These and other works reveal our collective fascination with the unknown. Elsewhere, you’ve got comics and other pop culture works referencing life outside earth, and works of art that, even if they don't exactly scream “alien conspiracy”, underscore mankind’s willingness to explore what’s strange and possible beyond the knowable world.
A copy of a news report about a "hollow ship" that arrived in Japan in the 1800s. (Photo: Mayo Martin)
From a video of an alien landscape (that’s actually a close-up of a piece of amber with insects in it) to sculptures of a tentacled baby-like creature and even a Sexy Robot (by the artist-designer of the Sony’s AIBO robot dog), it’s hard not to wonder “what if”?
Plus, if you’re a hardcore conspiracy theorist, there’s one photograph by American artist Trevor Paglen that might interest you. Called They Watch The Moon, it’s a shot of a secret government surveillance station in the forests of West Virginia. With telescopes normally used to look up at the sky, he trains his sights on this mysterious place. It’s actually where radio astronomers “listen” to the sky, but who knows if it’s another Area 51, right?
Bjorn Dahlem's installation Black Hole (M-Spheres). (Photo: Marina Bay Sands)
3. INDULGE IN SOME AMAZING WORKS OF ART
The biggest names in science are represented in The Universe And Art, but so, too, are some of the biggest names in the contemporary art scene, such as photographers Hiroshi Sugimoto and Wolfgang Tillmans.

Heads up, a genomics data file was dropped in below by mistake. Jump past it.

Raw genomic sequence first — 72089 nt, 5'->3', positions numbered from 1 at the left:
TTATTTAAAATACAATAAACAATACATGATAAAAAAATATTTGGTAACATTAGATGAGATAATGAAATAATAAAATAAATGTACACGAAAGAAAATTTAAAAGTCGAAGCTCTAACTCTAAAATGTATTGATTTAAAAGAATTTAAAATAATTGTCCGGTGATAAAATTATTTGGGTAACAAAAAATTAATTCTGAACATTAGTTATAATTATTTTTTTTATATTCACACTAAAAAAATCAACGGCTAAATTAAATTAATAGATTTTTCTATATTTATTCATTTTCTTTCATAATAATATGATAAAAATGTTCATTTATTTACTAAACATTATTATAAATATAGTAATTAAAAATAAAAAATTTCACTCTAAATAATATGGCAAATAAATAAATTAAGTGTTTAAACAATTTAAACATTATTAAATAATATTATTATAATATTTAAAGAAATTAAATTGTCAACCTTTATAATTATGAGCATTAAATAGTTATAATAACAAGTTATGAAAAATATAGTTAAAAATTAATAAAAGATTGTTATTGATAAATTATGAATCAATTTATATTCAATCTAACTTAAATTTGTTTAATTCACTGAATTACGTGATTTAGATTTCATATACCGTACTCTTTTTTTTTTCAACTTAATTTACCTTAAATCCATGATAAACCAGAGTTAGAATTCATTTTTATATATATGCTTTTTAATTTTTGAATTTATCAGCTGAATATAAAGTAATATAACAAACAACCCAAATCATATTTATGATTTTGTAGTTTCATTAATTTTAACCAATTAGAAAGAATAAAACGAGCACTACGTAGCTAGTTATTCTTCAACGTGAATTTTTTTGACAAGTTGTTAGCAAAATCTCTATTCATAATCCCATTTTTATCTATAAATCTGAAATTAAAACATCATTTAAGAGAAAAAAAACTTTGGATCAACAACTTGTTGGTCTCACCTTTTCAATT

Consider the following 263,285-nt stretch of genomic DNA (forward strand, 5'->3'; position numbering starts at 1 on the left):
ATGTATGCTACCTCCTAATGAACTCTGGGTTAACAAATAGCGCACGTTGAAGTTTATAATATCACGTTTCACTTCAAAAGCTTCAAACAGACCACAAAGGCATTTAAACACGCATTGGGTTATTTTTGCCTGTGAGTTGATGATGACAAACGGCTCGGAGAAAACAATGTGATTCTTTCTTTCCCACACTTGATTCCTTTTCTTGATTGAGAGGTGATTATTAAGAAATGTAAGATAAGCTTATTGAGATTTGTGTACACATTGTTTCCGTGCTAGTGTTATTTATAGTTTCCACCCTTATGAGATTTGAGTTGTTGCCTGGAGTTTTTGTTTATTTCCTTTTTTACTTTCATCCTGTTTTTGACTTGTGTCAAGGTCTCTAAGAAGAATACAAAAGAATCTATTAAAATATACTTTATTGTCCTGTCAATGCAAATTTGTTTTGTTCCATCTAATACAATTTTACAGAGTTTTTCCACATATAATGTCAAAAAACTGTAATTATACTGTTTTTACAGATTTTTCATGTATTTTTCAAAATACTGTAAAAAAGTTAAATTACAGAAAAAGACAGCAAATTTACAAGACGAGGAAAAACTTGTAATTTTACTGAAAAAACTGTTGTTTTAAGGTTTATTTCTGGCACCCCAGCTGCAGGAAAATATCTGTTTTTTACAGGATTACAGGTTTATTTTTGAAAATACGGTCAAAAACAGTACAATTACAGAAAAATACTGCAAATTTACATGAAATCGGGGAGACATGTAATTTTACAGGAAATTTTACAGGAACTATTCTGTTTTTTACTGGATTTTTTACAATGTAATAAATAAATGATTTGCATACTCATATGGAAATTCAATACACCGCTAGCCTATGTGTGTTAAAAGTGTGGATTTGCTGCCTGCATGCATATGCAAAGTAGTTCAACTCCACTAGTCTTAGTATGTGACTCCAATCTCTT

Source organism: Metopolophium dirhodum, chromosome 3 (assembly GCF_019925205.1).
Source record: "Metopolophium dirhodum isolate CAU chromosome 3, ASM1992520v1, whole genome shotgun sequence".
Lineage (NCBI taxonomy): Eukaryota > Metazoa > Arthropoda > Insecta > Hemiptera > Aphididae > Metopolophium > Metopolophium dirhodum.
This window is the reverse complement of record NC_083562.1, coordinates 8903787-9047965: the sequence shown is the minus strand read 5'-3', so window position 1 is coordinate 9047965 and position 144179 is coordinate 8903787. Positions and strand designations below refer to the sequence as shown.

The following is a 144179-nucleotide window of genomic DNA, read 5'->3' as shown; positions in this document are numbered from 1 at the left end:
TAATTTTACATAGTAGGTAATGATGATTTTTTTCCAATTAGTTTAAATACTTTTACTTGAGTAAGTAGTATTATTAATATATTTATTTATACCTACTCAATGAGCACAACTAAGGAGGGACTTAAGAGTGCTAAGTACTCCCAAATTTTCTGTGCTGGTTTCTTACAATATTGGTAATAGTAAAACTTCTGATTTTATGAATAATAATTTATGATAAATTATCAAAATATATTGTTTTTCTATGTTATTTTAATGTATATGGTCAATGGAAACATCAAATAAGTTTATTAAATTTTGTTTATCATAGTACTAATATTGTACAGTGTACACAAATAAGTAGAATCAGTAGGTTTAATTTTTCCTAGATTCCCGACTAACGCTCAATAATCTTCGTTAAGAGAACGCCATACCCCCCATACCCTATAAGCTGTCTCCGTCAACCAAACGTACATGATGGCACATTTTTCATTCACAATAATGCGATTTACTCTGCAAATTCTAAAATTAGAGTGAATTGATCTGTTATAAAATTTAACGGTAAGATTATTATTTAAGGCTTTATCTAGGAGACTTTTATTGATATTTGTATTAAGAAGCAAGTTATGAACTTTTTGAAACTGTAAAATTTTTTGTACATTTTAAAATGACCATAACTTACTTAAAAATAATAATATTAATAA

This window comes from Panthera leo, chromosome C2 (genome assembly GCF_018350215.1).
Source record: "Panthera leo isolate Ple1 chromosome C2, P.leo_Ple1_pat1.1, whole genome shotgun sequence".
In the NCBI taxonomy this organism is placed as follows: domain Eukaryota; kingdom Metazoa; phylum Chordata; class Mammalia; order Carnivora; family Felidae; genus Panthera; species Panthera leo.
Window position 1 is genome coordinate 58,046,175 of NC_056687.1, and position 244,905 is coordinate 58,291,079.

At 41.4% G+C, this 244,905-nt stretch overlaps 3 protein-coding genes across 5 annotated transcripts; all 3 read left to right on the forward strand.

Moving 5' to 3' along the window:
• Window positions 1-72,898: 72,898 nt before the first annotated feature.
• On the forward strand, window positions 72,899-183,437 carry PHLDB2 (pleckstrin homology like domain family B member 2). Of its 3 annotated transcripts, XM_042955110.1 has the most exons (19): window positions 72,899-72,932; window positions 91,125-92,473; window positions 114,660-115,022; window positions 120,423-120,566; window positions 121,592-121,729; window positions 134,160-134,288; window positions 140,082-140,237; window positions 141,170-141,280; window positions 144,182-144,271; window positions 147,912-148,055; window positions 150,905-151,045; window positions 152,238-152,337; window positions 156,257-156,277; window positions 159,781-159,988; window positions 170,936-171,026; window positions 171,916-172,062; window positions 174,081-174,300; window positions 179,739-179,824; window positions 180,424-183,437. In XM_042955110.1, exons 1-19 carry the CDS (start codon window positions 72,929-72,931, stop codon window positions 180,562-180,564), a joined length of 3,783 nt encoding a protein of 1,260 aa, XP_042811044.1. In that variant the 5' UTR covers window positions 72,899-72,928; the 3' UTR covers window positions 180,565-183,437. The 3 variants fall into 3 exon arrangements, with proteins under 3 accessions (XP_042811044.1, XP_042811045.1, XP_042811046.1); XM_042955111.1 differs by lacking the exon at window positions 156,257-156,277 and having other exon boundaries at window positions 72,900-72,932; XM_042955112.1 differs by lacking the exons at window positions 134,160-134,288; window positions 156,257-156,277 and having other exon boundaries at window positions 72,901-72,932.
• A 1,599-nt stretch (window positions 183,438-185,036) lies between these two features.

Among the awe-inspiring pieces in the show is Andreas Gursky’s large-format photograph of the Super-Kamiokande observatory in Japan. It’s the world’s largest underground neutrino detector, which hunts for one of the more mysterious particles in the cosmos. But through his lenses, it looks like a magical, golden temple straight out of a sci-fi movie set.
Tom Sachs' detail sculpture of the ill-fated Challenger space shuttle. (Photo: Mayo Martin)
The show also isn’t lacking in spectacle – there’s a detailed sculpture of the ill-fated Challenger space shuttle by American artist Tom Sachs, and an imposing installation by German artist Bjorn Dahlem that’s his take on the idea of black holes.
Finally, there’s a new commissioned work by British artist Conrad Shawcross. Called Slow Arc Inside A Cube VIII, it comprises a metal steel structure lit up by lights, creating a rippling latticework of shadows that fill up an entire room. It’s supposed to reference the scientific notion of dark matter, but even if you don’t get that, entering the space is bound to be a truly meditative and hypnotic experience.
Laurent Grasso's (from left) Pretre Jomon and Ancient Aliens. (Photo: Mayo Martin)